When your child learns virtually, it takes some practice and patience to train them to focus on their studies. A good rule of thumb is to create a schedule with your student. This helps them know the expectations that are on their plate that day and provides some structure. This structure and guidelines will help keep your student focused on their studies.

Think back to when your child was a toddler. Everyone probably preached that consistency and structure are keys to a happy kid. The same rules apply even into the teenage years. Providing structure to your teen’s day is of utmost importance. Let them know what is expected of them during their “school day” and things won’t catch them off guard.Role Learning coach or Parent

Some simple ways to create structure are:

  • Have a daily schedule.
  • Set limits on screen time.
  • Offer help with school work only when asked. Let them try to figure it out first.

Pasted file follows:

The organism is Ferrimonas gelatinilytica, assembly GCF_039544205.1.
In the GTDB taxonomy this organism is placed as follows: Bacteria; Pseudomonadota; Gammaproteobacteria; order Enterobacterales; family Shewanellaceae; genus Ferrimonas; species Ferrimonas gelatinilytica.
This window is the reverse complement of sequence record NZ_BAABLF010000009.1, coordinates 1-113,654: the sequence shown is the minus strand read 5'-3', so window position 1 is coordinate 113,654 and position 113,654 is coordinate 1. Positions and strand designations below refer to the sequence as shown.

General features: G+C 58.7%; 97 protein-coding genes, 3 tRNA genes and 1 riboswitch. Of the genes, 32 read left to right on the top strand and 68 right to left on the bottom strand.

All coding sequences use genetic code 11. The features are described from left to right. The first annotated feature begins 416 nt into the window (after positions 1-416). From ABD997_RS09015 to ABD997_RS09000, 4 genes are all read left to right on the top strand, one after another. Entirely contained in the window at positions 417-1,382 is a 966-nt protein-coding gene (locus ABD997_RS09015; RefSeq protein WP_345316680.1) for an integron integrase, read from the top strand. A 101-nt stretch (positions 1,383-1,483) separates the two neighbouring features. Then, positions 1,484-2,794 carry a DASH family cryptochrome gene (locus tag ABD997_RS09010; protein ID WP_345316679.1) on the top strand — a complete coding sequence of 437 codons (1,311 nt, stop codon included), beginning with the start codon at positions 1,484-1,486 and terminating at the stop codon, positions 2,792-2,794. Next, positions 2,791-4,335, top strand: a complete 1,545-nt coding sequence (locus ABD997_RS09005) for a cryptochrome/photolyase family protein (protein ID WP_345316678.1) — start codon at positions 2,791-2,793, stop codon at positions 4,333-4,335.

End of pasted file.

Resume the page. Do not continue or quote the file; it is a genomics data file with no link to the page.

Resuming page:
• Give them chores and rewards once they are completed.

As a parent, you want to make things easy for your child. As a learning coach, you have to resist those urges and let them try to work things out on their own before jumping in and helping them. If they are begging for help before even trying, tell them you will set a timer for them to problem solve themselves.  If they are still stuck once the timer goes off, then you will sit down and help them. This encourages independence and develops better learners over time.

If your child is a master at pushing your buttons, let them know it will not be tolerated. If they begin to exhibit negative behaviors towards you, themselves, or others, encourage them to find positive solutions and redirect their energy.

There may come a time where your student puts up a fight and doesn’t want to do their schooling. Their motivation may be lost. Encourage them to see how what they are learning today will come into play later on in their everyday lives. Sometimes students fail to see how something such as learning a math equation will have real-world application, but it does, so it’s important that they learn the lessons at hand. If math is a problem subject for your student check out this article, and remember, you can always reach out to your teen’s teacher or mentors for guidance should this become an issue.

Switching Between the Roles